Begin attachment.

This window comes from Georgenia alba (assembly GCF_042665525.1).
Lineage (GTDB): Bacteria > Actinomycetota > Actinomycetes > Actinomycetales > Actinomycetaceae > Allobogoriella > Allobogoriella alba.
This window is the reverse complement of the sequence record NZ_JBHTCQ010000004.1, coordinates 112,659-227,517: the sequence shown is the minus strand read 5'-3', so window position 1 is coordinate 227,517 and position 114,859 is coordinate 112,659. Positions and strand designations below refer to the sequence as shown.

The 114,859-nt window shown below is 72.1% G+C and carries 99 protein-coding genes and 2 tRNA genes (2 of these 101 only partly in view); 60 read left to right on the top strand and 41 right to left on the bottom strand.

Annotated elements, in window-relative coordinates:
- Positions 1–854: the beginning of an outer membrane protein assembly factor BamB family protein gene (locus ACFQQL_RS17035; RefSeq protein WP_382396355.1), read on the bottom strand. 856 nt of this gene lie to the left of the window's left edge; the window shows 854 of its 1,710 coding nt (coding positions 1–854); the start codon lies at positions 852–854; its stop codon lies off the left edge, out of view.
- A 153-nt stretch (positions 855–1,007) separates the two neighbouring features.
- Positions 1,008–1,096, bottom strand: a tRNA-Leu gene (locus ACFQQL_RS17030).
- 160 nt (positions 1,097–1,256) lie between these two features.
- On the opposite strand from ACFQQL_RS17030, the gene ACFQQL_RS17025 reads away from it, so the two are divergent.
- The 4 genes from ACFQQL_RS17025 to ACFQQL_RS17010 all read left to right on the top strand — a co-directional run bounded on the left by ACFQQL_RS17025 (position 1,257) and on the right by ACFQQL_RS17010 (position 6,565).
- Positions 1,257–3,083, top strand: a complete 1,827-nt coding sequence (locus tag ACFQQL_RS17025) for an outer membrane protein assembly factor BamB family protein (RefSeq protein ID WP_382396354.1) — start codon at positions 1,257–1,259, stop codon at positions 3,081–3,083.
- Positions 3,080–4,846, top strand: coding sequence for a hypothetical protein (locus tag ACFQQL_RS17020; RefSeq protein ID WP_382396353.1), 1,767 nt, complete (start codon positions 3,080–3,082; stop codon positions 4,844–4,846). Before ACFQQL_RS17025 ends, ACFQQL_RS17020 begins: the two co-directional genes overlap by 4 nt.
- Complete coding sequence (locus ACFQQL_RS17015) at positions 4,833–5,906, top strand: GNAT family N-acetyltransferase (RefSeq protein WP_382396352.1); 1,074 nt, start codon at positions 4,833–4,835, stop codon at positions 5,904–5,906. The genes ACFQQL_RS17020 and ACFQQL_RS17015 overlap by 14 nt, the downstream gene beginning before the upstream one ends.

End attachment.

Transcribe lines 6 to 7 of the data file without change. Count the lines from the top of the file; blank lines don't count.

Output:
- Positions 1–854: the beginning of an outer membrane protein assembly factor BamB family protein gene (locus ACFQQL_RS17035; RefSeq protein WP_382396355.1), read on the bottom strand. 856 nt of this gene lie to the left of the window's left edge; the window shows 854 of its 1,710 coding nt (coding positions 1–854); the start codon lies at positions 852–854; its stop codon lies off the left edge, out of view.
- A 153-nt stretch (positions 855–1,007) separates the two neighbouring features.